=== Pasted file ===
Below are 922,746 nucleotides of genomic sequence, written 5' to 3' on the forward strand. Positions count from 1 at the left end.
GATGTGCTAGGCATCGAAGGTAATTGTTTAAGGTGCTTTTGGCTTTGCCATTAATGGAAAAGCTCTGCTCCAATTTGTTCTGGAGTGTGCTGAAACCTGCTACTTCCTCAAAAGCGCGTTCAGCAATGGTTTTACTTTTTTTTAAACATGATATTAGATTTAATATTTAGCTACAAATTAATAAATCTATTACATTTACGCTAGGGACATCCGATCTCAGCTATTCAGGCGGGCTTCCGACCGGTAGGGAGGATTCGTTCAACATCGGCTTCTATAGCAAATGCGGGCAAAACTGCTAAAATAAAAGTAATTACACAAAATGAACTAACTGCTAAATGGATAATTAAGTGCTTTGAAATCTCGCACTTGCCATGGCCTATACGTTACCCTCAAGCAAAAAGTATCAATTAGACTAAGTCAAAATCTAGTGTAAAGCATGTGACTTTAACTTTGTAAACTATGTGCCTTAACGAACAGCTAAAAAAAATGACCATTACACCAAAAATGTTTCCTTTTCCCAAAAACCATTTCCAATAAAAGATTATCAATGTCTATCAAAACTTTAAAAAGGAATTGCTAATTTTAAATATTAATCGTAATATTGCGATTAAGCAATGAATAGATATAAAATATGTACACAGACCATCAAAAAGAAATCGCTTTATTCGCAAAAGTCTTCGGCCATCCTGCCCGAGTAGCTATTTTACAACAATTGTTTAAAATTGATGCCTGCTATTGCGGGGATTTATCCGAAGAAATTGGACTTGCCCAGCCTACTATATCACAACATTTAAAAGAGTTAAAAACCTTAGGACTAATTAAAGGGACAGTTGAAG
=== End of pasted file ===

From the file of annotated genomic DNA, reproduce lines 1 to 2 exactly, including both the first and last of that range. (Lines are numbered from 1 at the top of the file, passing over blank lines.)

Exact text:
Below are 922,746 nucleotides of genomic sequence, written 5' to 3' on the forward strand. Positions count from 1 at the left end.
GATGTGCTAGGCATCGAAGGTAATTGTTTAAGGTGCTTTTGGCTTTGCCATTAATGGAAAAGCTCTGCTCCAATTTGTTCTGGAGTGTGCTGAAACCTGCTACTTCCTCAAAAGCGCGTTCAGCAATGGTTTTACTTTTTTTTAAACATGATATTAGATTTAATATTTAGCTACAAATTAATAAATCTATTACATTTACGCTAGGGACATCCGATCTCAGCTATTCAGGCGGGCTTCCGACCGGTAGGGAGGATTCGTTCAACATCGGCTTCTATAGCAAATGCGGGCAAAACTGCTAAAATAAAAGTAATTACACAAAATGAACTAACTGCTAAATGGATAATTAAGTGCTTTGAAATCTCGCACTTGCCATGGCCTATACGTTACCCTCAAGCAAAAAGTATCAATTAGACTAAGTCAAAATCTAGTGTAAAGCATGTGACTTTAACTTTGTAAACTATGTGCCTTAACGAACAGCTAAAAAAAATGACCATTACACCAAAAATGTTTCCTTTTCCCAAAAACCATTTCCAATAAAAGATTATCAATGTCTATCAAAACTTTAAAAAGGAATTGCTAATTTTAAATATTAATCGTAATATTGCGATTAAGCAATGAATAGATATAAAATATGTACACAGACCATCAAAAAGAAATCGCTTTATTCGCAAAAGTCTTCGGCCATCCTGCCCGAGTAGCTATTTTACAACAATTGTTTAAAATTGATGCCTGCTATTGCGGGGATTTATCCGAAGAAATTGGACTTGCCCAGCCTACTATATCACAACATTTAAAAGAGTTAAAAACCTTAGGACTAATTAAAGGGACAGTTGAAG